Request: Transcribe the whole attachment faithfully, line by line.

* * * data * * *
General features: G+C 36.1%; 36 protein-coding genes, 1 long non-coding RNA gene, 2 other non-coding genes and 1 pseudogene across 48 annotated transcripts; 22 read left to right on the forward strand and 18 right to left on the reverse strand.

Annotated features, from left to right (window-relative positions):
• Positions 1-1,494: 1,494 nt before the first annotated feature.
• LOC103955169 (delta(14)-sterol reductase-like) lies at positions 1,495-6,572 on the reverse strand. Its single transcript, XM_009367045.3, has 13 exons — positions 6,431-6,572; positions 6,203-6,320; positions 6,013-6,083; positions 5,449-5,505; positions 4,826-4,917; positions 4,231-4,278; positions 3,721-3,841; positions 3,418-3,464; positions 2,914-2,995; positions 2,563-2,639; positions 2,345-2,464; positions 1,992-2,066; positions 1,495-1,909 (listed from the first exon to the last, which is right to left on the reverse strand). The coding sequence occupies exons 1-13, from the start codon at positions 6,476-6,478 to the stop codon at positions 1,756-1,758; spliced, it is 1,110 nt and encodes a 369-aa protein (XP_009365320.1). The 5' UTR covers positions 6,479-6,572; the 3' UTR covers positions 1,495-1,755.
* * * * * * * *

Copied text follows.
General features: G+C 36.1%; 36 protein-coding genes, 1 long non-coding RNA gene, 2 other non-coding genes and 1 pseudogene across 48 annotated transcripts; 22 read left to right on the forward strand and 18 right to left on the reverse strand.

Annotated features, from left to right (window-relative positions):
• Positions 1-1,494: 1,494 nt before the first annotated feature.
• LOC103955169 (delta(14)-sterol reductase-like) lies at positions 1,495-6,572 on the reverse strand. Its single transcript, XM_009367045.3, has 13 exons — positions 6,431-6,572; positions 6,203-6,320; positions 6,013-6,083; positions 5,449-5,505; positions 4,826-4,917; positions 4,231-4,278; positions 3,721-3,841; positions 3,418-3,464; positions 2,914-2,995; positions 2,563-2,639; positions 2,345-2,464; positions 1,992-2,066; positions 1,495-1,909 (listed from the first exon to the last, which is right to left on the reverse strand). The coding sequence occupies exons 1-13, from the start codon at positions 6,476-6,478 to the stop codon at positions 1,756-1,758; spliced, it is 1,110 nt and encodes a 369-aa protein (XP_009365320.1). The 5' UTR covers positions 6,479-6,572; the 3' UTR covers positions 1,495-1,755.